Anonymity may be granted to data subjects, those providing information and, those acting upon it, in cases it grants forms of power. It may be practised to avoid discrimination; information from particular sources getting privileged over others. Be aware that having no identifier can cause distrust. The practice of pseudonymity ensures that a user may resource a service without disclosing their identity, but still be accountable (pseudonym).
- Be consistent about what or who is being protected when anonymity is granted.
- Reflect upon how anonymity is safeguarded in data transactions.
- Reflect on how anonymity might support trust or distrust.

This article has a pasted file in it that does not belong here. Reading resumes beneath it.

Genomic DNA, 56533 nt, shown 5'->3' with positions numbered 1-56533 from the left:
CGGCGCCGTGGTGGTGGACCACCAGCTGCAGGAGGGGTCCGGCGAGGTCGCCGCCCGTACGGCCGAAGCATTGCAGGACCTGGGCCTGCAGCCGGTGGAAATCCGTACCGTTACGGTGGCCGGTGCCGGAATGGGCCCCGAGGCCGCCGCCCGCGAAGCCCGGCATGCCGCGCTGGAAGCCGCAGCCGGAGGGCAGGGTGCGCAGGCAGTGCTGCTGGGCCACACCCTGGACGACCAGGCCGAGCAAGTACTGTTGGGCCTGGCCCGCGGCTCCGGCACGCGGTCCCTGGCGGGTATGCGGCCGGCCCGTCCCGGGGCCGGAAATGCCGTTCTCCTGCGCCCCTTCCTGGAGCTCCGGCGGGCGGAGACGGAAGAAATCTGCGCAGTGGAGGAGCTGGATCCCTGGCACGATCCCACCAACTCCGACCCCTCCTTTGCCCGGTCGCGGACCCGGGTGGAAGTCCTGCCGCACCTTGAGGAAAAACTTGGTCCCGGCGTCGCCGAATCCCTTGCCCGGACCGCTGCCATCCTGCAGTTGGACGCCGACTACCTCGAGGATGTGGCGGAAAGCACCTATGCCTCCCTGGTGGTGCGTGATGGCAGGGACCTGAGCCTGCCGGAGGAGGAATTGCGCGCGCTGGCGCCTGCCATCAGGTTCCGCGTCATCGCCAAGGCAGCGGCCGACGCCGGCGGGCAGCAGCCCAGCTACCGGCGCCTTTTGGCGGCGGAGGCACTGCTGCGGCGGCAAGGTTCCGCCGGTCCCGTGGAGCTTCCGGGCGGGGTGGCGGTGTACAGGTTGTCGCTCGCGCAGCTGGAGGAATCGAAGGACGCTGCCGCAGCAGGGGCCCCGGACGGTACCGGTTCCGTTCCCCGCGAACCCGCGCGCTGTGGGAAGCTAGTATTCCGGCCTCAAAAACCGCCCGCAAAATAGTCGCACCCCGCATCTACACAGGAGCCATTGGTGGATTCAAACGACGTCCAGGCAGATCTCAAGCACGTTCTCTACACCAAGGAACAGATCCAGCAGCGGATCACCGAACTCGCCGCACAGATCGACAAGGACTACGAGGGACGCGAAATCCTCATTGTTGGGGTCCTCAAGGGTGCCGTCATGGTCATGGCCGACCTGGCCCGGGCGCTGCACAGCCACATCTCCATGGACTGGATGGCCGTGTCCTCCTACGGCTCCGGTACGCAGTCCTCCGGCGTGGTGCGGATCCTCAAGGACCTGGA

Common Criteria (2012). Common Criteria for Information Technology Security Evaluation. [Link]
EDPS. (2015). European Data Protection Supervisor: Opinion 4/2015: Towards a new digital ethics. [Link]
EPIC (2013) Re-identification. [Link]
Nissenbaum, H. (1999). The meaning of anonymity in an information age, The Information Society, 15(2) 141-144. [Link]
Fast, L. (2014) Coping with Danger: Paradigms of Humanitarian Security Management. In Aid in Danger: The Perils and Promise of Humanitarianism (pp 173-226). Philadelphia: University of Pennsylvania Press.
General Data Protection Regulation (European Commission, 2016) [Link]